Lack of good oral hygiene, not brushing or brushing incorrectly, or not flossing, not having periodic dental check up & prophylactic cleaning every 6 months, puberty & hormonal changes. Orthodontic braces or ill-fitting dentures or unpolished restoration can sometimes contribute to gingivitis.
Thomas Pham Dentistry
You can identify Gingivitis with some signs such as bleeding gums, bad breath and sensitivity. Your dentist can help you with that too.
variety of reasons. The most common being inadequate oral hygiene. Your
dentist will be able to diagnose gingivitis by observing any bleeding of
gums visible during a routine exam. Consult your dentist to know the cause
of gingivitis and they will be able to tell you appropriate measures you
will have to take to prevent it. I hope that answers your question.
Certain medications and hormonal changes can also impact the gingival tissues, so be sure to always share your medical history with your dentist and dental hygienist. =20
your teeth and see blood you have gingivitis (infection of the gums) and
maybe even periodontitis (infection of the bone). If the teeth are not
cleaned properly with toothpaste, toothbrush and floss, then bacteria and
food particles will create plaque that will be a reservoir for bacteria to
thrive. Your immune system will start attacking the area to destroy the
bacteria and the gums will become tender, bleed easily and sometimes become
swollen, red, and or recede. Ulcerative lesions start to form pockets
between the gums and the root of the tooth allowing bacteria to hide out of
the reach of floss and allowing bacteria from your mouth to get into your
blood stream as well. Once in the blood stream certain bacteria can form
blood clots and put individuals at a high risk of strokes, heart attacks,
low birth weight/preterm babies, to list a few things. The pockets and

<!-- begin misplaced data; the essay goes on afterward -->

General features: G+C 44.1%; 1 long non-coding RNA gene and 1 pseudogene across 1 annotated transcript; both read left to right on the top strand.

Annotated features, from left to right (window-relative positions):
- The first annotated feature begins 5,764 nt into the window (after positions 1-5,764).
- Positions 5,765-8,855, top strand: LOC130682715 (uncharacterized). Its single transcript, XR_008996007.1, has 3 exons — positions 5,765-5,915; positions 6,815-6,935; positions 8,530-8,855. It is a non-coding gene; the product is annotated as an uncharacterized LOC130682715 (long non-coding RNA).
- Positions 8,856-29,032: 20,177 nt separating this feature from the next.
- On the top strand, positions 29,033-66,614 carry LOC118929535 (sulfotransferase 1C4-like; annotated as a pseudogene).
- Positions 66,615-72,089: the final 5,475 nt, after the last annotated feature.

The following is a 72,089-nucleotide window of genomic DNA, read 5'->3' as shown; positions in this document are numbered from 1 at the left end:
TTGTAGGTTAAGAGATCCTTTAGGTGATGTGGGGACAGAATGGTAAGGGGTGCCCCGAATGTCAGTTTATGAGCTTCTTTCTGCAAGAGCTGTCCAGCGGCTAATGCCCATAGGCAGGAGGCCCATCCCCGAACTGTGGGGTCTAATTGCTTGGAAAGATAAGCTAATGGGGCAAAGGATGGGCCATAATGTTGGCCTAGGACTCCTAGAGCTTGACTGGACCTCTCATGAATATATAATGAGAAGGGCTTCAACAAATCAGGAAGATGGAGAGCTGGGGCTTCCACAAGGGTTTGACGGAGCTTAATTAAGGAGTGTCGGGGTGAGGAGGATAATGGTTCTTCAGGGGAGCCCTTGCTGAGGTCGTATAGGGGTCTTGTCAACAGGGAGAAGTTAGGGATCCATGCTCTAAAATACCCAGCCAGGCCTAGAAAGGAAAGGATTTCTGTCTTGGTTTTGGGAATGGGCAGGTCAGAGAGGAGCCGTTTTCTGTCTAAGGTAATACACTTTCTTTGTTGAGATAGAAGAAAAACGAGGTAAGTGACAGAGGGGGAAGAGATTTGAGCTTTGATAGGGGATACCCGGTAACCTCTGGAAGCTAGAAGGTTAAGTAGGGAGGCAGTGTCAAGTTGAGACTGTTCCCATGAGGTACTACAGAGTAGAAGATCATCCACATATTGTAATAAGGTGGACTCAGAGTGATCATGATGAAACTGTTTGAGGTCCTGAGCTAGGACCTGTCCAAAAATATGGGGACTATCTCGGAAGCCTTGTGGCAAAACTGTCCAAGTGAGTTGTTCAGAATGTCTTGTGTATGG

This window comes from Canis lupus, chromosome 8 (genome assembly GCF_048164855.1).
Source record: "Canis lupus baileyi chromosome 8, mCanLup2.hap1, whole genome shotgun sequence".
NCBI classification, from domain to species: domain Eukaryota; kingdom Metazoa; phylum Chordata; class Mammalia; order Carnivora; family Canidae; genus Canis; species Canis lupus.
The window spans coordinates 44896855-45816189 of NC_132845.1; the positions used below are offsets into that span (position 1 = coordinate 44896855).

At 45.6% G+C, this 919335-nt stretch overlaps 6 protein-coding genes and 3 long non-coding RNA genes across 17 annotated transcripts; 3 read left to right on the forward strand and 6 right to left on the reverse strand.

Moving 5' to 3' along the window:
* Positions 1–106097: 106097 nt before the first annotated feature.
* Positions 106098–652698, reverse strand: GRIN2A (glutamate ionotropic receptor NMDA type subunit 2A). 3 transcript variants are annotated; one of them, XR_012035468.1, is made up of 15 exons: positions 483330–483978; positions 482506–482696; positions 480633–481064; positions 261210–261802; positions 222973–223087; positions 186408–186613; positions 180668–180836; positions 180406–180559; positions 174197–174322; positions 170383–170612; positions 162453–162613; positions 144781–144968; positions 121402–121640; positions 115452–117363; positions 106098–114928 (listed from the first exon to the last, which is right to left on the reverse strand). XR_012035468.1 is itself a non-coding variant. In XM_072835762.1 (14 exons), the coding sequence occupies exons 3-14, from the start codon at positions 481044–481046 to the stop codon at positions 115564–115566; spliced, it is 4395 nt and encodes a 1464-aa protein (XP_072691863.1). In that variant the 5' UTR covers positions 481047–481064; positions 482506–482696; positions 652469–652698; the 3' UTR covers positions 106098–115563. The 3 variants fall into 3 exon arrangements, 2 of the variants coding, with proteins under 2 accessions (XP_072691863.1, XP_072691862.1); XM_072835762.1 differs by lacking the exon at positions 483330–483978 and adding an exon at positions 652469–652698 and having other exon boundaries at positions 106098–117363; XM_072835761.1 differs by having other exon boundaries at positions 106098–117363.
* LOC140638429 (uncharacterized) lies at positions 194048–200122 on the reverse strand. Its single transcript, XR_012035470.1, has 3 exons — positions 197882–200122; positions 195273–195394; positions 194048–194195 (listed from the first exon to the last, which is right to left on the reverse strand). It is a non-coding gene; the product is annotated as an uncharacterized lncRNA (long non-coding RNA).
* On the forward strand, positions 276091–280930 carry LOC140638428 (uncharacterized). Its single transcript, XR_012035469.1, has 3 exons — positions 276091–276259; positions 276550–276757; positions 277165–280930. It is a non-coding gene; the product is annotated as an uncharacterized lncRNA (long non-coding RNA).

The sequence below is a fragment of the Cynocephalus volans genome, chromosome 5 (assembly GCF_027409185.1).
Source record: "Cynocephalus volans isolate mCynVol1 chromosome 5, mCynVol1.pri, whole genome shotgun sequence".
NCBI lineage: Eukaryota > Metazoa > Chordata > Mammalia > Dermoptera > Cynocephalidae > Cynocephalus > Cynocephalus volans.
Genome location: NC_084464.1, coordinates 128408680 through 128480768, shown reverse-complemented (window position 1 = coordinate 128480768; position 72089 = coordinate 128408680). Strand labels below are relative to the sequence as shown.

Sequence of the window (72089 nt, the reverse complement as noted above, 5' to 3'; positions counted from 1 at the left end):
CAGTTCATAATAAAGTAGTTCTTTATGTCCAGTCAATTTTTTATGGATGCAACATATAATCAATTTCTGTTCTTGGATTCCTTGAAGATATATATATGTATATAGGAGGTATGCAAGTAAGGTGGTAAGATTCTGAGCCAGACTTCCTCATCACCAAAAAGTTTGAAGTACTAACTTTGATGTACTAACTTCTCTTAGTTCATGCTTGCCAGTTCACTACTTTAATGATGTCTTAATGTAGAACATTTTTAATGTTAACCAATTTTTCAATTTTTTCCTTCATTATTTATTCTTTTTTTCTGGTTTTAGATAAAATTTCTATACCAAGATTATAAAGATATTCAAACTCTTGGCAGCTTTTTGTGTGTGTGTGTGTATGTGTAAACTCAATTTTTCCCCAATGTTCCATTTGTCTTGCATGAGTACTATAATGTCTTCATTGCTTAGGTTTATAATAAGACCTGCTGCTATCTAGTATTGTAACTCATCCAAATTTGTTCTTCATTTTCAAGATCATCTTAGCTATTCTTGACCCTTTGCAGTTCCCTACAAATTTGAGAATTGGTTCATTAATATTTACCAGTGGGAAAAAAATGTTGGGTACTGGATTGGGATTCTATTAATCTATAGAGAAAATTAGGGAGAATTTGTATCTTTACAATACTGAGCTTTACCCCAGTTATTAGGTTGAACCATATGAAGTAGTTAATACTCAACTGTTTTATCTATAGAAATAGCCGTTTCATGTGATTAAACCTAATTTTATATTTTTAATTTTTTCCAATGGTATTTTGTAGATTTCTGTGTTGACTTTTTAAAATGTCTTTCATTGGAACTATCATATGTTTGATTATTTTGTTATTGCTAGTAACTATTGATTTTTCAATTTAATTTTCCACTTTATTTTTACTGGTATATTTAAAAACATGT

lesions are due to a localized infection that may only be able to be
cleaned in a professional dental office visit. Once the problem is
addressed and proper home care instructions are followed the area can heal
and the lesions and pockets can go away. The American Dental Association
recommends visiting your Dentist every 6 months for a checkup and cleaning
to diagnose and prevent problems. Also two great tools to have are a
Waterpik and a Sonicare Toothbrush. A Waterpik is an excellent adjunct to
irrigate the gums and dislodge any loose food particles in pockets and
between the teeth. A Sonicare toothbrush can clean your teeth more
effectively than a manual toothbrush. -Dr. Bishop
Gums that bleed when you brush or floss, gums that are a little puffy, red along the gumline, if you dry them off they look flat (gums should look stippled like an orange peel), your gums may be sore or hurt, you might have bad breath. An antibacterial mouthwash may help. Examples include Crest ProHealth, Colgate Total, and Listerine Zero, among others.
occurs when the bacteria in your mouth accumulate below the gum line and in
between your teeth. This leads to bone loss over time. With gingivitis,
bacteria are beginning this process and no bone loss has occured at this
time. The gums become inflammed. You will often note that the individuals
gums become red and edematous (boggy or swollen in appearance). You may
also notice bleeding when you brush or floss. When you notice bleeding
with brushing and flossing you are diagnosed with gingivitis (if bone loss
has occured you are diagnosed with periodontitis and will cary this
diagnosis for the rest of your life). Another thing you may notice is an
accumulation of plaque at the gumline in inflammed areas. In order to
prevent this you would want to brush and floss twice a day. Propper
technique is important associated with brushing and flossing and should be
discussed with you by your dental providers. Also important is visiting
your dentist for bianual cleanings and exams so any troubled areas can be
identified early to prevent progression to periodontal disease.
Prevention is aimed at minimizing the harmful bacteria causing the disease including
1. Properly brushing and flossing your teeth at least after breakfast AND at night before bed. Mouthwashes are not helpful if your teeth are not clean because they won't reach the areas covered in debris.
2.Visiting your dentist as recommended for cleaning and check ups. The frequency is based on your level of oral health and your gum measurements (periodontal charting). This will also allow your dentist the opportunity to identify the condition in the early stages and treat it before bone loss occurs.
which is the bacteria and their byproducts which forms on the teeth, is
removed with proper brushing and flossing every day, then the gingivitis
will disappear in 2 weeks. Sugary foods and drinks as well as
carbohydrate-containing foods such as potatoes and pasta cause more plaque
than other foods and drinks. This is not medical advice- it is just my
opinion. Thank you.